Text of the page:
The Leadership Conference is working diligently to see that Tom Perez is confirmed as U.S. Secretary of Labor. Perez is an eminently qualified public servant and consensus builder who has dedicated his career to ensuring that all individuals are treated fairly and have the opportunity to succeed. He has served with integrity and distinction at the local, state and national level, compiling an outstanding record of achievement.
Census 2000 Education Kit
Census 2000 Table of Contents
- An Overview
- The Affect of an Undercount on Local Communities
- Workers And Their Families
- People of Color
- Individuals With Disabilities
- Senior Citizens
- Rural Areas
Census Bureau's Plan
- The Census Bureau's Plan For Census 2000
- Legal Challenges To Sampling
- How Do We Know There Is An Undercount?
- The Difference Between Redistricting and Reapportionment
- What The Experts Say
- What The Newspapers Say
- Frequently Asked Questions
- The Importance Of The Ancestry Question
- Achieving Accuracy In The 2000 Census
Census 2000 In Your Community
Accuracy is Critical in 2000
WHY IS AN ACCURATE CENSUS SO IMPORTANT? Article I, Section 2, of the United States Constitution places the Census at the core of our democratic system of governance. The decennial Census provides information that is the cornerstone of knowledge about the American people. It is the basis for virtually all demographic information used by educators, policy makers, journalists, and community leaders.
- Census data directly affects decisions made on all matters of national and local importance, including education, employment, veterans' services, public health care, rural development, the environment, transportation and housing. Many Federal programs are statutorily required to use decennial data to develop, evaluate and implement their programs;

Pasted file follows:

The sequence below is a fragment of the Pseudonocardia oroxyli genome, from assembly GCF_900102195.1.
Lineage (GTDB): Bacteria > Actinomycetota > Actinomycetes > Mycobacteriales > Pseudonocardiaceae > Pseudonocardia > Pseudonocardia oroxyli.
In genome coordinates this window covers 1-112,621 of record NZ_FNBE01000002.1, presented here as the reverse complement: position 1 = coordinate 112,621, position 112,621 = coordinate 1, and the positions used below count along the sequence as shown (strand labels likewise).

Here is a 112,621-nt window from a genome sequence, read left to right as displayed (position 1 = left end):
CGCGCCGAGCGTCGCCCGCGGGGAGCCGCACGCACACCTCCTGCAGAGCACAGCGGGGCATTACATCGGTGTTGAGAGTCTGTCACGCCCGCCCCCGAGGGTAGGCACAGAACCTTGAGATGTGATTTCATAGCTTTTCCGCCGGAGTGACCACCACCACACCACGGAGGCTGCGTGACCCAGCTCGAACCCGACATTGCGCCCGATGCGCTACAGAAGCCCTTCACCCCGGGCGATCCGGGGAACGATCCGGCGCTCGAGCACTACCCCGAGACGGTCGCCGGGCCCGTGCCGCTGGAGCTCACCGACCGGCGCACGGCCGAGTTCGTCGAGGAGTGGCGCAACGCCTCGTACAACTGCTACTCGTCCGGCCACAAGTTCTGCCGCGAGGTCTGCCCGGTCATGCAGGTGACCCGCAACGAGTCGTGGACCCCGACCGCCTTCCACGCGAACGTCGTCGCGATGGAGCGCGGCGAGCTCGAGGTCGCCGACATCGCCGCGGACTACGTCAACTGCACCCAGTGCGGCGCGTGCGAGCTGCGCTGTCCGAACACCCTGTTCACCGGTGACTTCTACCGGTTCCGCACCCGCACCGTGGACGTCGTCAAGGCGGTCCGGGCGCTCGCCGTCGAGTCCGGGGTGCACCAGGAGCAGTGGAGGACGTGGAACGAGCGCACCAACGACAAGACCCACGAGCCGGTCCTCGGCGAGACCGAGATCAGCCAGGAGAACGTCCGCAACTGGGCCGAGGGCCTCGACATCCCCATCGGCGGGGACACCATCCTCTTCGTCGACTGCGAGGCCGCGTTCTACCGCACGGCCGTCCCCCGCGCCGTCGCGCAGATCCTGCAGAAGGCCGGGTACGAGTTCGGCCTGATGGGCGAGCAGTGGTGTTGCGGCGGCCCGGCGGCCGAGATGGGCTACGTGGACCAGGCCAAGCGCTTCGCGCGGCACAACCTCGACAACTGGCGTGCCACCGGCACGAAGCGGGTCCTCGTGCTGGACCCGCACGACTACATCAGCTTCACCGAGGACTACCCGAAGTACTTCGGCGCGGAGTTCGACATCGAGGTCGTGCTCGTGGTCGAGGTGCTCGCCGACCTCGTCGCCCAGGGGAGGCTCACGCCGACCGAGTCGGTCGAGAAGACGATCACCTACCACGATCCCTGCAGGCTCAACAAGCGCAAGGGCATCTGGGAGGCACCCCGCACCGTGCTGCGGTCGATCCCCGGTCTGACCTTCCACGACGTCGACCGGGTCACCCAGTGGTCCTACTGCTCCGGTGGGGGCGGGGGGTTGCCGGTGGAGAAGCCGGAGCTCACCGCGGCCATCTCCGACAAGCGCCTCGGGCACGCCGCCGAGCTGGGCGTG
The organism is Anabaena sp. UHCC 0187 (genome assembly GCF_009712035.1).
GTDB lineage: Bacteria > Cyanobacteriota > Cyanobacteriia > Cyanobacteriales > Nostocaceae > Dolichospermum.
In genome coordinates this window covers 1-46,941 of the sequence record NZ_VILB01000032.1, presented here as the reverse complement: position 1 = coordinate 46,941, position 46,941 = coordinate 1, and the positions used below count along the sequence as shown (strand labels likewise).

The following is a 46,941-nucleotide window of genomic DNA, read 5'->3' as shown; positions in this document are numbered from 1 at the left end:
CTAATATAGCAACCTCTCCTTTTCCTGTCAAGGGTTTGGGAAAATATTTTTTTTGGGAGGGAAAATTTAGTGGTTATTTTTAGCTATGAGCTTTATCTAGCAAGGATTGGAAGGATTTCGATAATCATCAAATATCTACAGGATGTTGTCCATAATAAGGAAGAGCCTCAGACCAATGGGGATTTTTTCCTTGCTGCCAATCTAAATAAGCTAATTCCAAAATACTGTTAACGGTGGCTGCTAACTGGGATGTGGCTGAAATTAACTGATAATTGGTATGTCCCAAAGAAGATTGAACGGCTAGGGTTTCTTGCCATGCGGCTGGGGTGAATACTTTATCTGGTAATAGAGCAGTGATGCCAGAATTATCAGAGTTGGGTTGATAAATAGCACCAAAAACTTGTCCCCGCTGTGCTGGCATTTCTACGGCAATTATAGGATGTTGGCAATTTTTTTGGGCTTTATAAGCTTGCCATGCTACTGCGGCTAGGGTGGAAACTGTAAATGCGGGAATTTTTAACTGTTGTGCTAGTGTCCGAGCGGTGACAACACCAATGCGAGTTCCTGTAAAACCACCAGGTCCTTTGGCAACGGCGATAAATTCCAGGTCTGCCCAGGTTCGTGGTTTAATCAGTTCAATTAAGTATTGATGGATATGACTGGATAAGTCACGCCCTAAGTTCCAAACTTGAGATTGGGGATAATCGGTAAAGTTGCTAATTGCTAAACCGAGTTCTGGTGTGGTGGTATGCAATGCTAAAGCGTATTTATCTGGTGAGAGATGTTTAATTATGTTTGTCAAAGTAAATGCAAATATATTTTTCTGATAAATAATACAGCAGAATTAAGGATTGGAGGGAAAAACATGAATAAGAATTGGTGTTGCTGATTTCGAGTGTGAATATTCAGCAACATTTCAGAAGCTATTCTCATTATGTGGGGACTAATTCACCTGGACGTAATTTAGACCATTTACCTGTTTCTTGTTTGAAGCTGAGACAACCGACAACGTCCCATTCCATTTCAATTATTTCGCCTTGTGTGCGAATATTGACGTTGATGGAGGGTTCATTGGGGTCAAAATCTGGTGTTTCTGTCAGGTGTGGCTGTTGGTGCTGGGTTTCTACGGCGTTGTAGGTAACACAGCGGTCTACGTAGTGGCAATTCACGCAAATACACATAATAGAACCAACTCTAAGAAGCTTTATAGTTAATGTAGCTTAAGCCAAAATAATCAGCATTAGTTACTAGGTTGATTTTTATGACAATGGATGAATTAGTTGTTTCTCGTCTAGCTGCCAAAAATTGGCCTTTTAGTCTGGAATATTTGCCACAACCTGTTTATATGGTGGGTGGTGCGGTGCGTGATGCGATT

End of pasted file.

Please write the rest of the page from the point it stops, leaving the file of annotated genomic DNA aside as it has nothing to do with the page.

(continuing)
- Federal, state, and county governments use Census information to guide the annual distribution of hundreds of billions of dollars in critical services;
- Congressional seats are reapportioned and legislative districts are drawn based on decennial Census data; and,
- The data are also used to monitor and enforce compliance with civil rights statutes, including the Voting Rights Act of 1965, and employment, housing, lending, and education anti-discrimination laws.
A Number of Programs Critical to Seniors Rely on Accurate Census Information
Census information is
- Used by state and county agencies to forecast people eligible for Social Security and Medicare;
- Used by planners to determine the number of hospitals, health service centers, and retirement homes;
- Used to help elderly persons with nutritionally sound meals through senior citizen distribution centers or via meals-on-wheels programs through the Nutrition Education Program;
- Used to distribute funds and develop programs for people with disabilities and the elderly under the Rehabilitation Act.
- Needed to enforce equal employment opportunity under the Age Discrimination and Employment Act;
- Used by planners to ensure that comparable public transportation services are available for all segments of the population;
- Required to award Federal grants, under the Older Americans Act, based on the number of elderly people with physical and mental disabilities;
- Used to enable older people who cannot afford to repay a loan the ability to remove health and safety hazards in their homes under the Very Low-Income Housing Repair Loans and Grants program;
- Needed for the Senior Community Service Employment program - a national program that recruits, trains, and offers job placement services to economically disadvantaged individuals aged fifty-five and older. SCSEP, funded under Title V of the Older Americans Act, helps seniors with poor employment prospects to gain financial independence through employment training, referrals and counseling;
- Needed for the Prevention of Elderly Abuse, Neglect, and Exploitation program to coordinate state and local adult protective efforts with other states and local service programs that focus on elderly abuse prevention and intervention;
- Used under the Long Term Care Ombudsman Services for Older Americans program whereby state and local long term care ombudsmen speak and act on behalf of the residents of nursing homes by investigating nursing facility complaints and providing community support to those who often cannot speak or act on their own behalf; and,
- Needed for Indian Program Grants to Indian Tribes and Grants to Native Hawaiians that help provide meals, health-care, and transportation to elder Native Americans and Native Hawaiians who are disproportionately poorer than the older population in general.